It amazes me when I find mould during an inspection to think people are happy to live with it
Indoor condensation can cause damage to fabrics, discolor paint and wallpaper but, more importantly, it promotes conditions suitable for the growth of mould.
When water is heated it changes into vapor. Condensation occurs when the vapor cools and changes it back into liquid.
When air is humid condensation will occur at the slightest drop in temperature.
For example, the droplets of water that form on the mirror or window of an unventilated bathroom while taking a hot shower or bath.
In most Western Australian homes, indoor condensation is the main source of moisture for the growth of mould.
Mould is a fungal growth. It grows in homes under the right conditions of dampness, darkness & poor ventilation: e.g. bathrooms or kitchens, cluttered storage or basement areas, flooded areas, plumbing pipes and outdoors in humid environments. Walls, timber, carpet, furniture and fabrics can harbor mould if they stay damp for extended periods of time.
Not all people are adversely affected by mould. However it can emit particles that may cause some people to sneeze.
This is not necessarily an allergy; like a dust storm, it is a reaction to the particles in the air. Often, mould can also release a musty odour which can be disagreeable.
Toxic mould produce mycotoxins that can pose serious health risks. Some studies claimed that exposure to high levels of mycotoxins can lead to neurological problems and in some cases death.
Prolonged exposure may be particularly harmful. Research in this area has not been conclusive.
Symptoms caused by mould allergy may include.
Individuals with persistent health problems that may be fungi-related are advised to see their GP for a referral to a practitioner trained in environmental medicine or related specialties and are knowledgeable about these types of exposures.
Humidity in the Home
Humidity in a structurally sound home comes from kitchens & bathrooms: from clothes dryers, un-flued gas heaters, washing machines, showers, fridge drip trays, indoor plants, and evaporation from your body & breathing.
Once water vapor is in the air, it easily travels to other areas of the house where it may come into contact with cooler surfaces and condense.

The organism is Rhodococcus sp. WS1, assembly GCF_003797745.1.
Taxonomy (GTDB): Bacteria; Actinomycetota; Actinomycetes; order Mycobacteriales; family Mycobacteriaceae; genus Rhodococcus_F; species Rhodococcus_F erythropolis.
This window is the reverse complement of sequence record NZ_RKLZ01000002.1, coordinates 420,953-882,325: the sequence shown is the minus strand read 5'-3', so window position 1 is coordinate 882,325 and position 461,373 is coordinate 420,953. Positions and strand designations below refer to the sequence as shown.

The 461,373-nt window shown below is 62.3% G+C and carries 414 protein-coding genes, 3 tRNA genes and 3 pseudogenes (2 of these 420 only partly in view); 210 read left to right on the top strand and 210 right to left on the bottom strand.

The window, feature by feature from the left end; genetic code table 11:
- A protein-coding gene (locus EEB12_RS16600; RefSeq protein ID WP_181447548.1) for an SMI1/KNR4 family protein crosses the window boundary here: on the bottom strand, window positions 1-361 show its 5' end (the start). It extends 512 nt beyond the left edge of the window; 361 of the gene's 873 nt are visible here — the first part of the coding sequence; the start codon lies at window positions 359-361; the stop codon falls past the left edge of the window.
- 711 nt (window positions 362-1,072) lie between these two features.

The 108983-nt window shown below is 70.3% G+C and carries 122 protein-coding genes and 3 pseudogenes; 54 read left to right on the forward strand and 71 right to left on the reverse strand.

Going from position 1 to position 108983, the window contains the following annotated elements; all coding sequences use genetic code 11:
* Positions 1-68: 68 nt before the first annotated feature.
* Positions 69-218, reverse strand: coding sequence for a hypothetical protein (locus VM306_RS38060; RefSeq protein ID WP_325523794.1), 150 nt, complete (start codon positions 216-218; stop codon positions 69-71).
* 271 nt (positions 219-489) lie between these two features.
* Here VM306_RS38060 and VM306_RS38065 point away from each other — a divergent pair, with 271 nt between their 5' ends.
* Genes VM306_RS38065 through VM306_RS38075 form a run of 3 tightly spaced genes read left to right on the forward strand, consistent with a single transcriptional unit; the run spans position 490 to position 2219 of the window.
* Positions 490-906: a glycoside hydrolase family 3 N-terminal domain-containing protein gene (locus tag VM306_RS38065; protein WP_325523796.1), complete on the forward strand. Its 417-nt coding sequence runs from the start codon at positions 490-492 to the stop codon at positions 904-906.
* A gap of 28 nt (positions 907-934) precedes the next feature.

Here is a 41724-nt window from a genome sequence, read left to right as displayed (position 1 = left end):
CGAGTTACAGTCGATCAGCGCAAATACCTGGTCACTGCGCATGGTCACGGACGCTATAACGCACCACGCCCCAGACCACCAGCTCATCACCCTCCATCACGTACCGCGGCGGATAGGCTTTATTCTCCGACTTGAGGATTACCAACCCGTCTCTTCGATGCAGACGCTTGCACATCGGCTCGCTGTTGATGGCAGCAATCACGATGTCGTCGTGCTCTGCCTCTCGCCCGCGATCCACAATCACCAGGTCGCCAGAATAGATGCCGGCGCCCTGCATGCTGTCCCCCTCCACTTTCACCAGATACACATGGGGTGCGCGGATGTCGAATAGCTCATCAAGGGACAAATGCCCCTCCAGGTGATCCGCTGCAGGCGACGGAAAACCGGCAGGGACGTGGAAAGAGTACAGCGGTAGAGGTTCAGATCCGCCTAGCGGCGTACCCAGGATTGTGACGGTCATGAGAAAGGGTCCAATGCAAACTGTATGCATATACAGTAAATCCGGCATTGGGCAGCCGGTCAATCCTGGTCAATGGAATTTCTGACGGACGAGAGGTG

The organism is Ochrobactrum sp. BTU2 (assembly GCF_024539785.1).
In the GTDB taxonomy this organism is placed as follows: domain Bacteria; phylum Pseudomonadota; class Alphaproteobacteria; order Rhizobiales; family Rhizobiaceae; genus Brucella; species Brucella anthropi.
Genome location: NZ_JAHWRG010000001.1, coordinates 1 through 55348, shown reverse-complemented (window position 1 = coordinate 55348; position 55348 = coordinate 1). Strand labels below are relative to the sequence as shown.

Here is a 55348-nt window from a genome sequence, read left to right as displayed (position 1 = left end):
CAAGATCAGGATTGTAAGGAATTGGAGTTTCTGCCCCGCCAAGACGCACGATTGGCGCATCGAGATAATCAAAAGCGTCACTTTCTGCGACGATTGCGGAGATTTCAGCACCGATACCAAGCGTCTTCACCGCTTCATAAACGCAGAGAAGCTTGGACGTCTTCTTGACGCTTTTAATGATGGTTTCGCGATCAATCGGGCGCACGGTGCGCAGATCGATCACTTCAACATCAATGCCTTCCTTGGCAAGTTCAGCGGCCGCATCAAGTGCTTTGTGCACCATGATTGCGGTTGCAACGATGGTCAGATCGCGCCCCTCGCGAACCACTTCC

The most common places for condensation to occur are windows, un-insulated exterior walls and bedrooms. Corners of rooms are also prone because they tend to be cooler and have less air movement.
Moisture can be retained in walls depending on the finish. Many interior finishes retain some levels of moisture. The interior finish is a critical factor affecting the growth of mould. Flat paints, plasters and untreated wood are more prone to moisture absorbency than semi-gloss or gloss painted surfaces and treated timbers.
High levels of humidity in the home are usually due to temporary sources of vapor generation such as a boiling kettle, or a hot bath, etc.
However, new houses often have higher indoor humidity levels during the first few years as the concrete, plaster, paint and wood furnishings dry out.
Older houses may have ongoing problems with dampness because of structural breakdown such as broken roof tiles, poor cavity wall ventilation and rising damp.
Controlling Condensation and Mould
The main ways of controlling condensation & mould are:
Condensation forms more easily on cold surfaces, for example walls and ceilings. In many cases, those surfaces can be made warmer by improving insulation;Insulate hot and cold surfaces, such as water pipes.
General Household Maintenance Structural
If you discover mould on your property call ABEL Inspections for a friendly chat and some advice. An inspection may be needed to confirm the reason why you have a mould issue.
Image by Sandy Millar